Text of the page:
Expanding Fear of Loss of Vigilance: Intolerance of Uncertainty, Responsibility for Harm, and Fear of Sleep for Predicting Nocturnal Panic

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Objective/Background: Nocturnal panic involves experiencing panic attacks out of a sleeping state without obvious causes. Roughly half of patients with panic disorder will experience nocturnal panic in addition to panic attacks while awake, or daytime panic. Like daytime panic, nocturnal panic also occurs in other disorders such as PTSD. The Fear of Loss of Vigilance theory is currently the only model available to explain nocturnal panic. It suggests nocturnal panickers fear states in which they cannot easily react to or protect themselves from danger. The current study sought to expand upon the existing theory by including constructs from the broader anxiety literature. Nocturnal panickers were expected to report higher scores on these measures when compared to daytime panickers and non-panickers.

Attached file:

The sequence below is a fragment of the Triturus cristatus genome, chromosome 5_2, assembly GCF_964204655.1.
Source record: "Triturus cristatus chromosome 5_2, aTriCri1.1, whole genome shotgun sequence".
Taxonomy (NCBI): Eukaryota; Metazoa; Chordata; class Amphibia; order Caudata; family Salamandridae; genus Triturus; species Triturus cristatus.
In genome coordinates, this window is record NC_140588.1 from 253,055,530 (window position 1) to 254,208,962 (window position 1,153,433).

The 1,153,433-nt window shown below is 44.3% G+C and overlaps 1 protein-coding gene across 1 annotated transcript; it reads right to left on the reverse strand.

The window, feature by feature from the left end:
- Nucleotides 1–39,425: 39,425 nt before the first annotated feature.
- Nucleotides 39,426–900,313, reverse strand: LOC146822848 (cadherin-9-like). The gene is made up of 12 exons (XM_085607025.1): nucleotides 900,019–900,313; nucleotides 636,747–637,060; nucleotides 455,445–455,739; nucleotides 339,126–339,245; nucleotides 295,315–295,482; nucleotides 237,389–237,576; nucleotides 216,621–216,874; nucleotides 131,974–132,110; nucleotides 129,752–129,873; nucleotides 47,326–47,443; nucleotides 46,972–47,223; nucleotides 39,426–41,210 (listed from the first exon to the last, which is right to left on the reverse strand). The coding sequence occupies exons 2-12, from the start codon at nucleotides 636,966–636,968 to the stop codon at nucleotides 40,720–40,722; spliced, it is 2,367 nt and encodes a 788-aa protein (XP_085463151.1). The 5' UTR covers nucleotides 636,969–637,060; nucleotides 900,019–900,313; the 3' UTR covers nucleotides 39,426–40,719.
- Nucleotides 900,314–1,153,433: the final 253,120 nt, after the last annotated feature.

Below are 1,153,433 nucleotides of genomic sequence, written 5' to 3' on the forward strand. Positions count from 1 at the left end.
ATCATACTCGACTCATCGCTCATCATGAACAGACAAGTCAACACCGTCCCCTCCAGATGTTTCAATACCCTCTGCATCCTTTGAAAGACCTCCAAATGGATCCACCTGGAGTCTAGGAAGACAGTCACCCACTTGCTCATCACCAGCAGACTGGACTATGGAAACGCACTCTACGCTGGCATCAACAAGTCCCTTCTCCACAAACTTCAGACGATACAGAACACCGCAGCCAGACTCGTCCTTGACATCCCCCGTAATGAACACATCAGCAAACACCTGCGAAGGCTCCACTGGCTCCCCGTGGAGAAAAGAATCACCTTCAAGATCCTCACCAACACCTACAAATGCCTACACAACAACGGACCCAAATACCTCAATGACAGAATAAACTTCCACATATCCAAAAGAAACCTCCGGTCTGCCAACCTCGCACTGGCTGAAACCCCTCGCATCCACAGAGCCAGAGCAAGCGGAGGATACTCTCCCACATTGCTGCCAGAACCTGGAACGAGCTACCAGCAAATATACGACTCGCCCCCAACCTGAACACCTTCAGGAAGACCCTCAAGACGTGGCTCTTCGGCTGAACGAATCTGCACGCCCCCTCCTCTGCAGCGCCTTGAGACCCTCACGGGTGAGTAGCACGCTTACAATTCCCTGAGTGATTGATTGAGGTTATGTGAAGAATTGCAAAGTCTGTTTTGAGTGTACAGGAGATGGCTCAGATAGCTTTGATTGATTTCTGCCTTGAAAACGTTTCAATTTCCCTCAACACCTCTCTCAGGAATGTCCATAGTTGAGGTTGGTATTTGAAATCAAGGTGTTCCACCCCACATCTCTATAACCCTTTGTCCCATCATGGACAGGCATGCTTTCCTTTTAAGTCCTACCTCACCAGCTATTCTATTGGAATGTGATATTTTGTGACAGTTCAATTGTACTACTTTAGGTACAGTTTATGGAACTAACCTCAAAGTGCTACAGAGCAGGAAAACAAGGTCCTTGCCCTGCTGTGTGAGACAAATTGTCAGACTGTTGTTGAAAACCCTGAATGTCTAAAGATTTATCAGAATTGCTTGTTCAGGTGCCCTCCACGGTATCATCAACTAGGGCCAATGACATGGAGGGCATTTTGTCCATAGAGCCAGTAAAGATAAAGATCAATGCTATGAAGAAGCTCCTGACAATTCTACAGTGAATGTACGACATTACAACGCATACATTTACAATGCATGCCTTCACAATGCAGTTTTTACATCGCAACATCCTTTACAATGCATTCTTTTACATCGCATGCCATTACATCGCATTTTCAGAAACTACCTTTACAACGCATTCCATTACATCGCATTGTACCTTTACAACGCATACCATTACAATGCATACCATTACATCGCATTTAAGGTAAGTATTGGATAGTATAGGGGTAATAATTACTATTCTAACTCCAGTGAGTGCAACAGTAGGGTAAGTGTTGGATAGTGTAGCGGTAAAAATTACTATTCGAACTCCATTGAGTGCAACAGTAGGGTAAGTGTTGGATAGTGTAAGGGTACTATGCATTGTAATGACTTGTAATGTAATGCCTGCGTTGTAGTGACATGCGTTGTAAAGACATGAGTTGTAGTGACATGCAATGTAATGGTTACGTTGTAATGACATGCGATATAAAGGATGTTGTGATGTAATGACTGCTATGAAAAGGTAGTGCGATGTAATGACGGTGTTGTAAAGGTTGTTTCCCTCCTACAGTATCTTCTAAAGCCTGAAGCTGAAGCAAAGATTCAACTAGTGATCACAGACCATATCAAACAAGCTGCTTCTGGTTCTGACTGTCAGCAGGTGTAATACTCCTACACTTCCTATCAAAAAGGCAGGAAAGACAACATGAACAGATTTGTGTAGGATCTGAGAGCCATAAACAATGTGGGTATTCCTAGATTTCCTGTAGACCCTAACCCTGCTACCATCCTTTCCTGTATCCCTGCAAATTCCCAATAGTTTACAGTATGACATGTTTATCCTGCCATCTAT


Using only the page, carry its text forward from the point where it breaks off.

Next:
Participants: A sample of 166 participants were screened for panic history.

Methods: Participants completed self-report measures regarding panic attacks, fear of sleep, intolerance of uncertainty, responsibility for harm, and fear of loss of vigilance.

Results: Measures of fear of sleep and responsibility for harm successfully differentiated nocturnal from daytime panickers, whereas measures of intolerance of uncertainty and fear of loss of vigilance did not.

Conclusions: These results provide partial support for the Fear of Loss of Vigilance theory. Modifications to the theory to incorporate additional constructs are suggested.

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Behavioral Sleep Medicine



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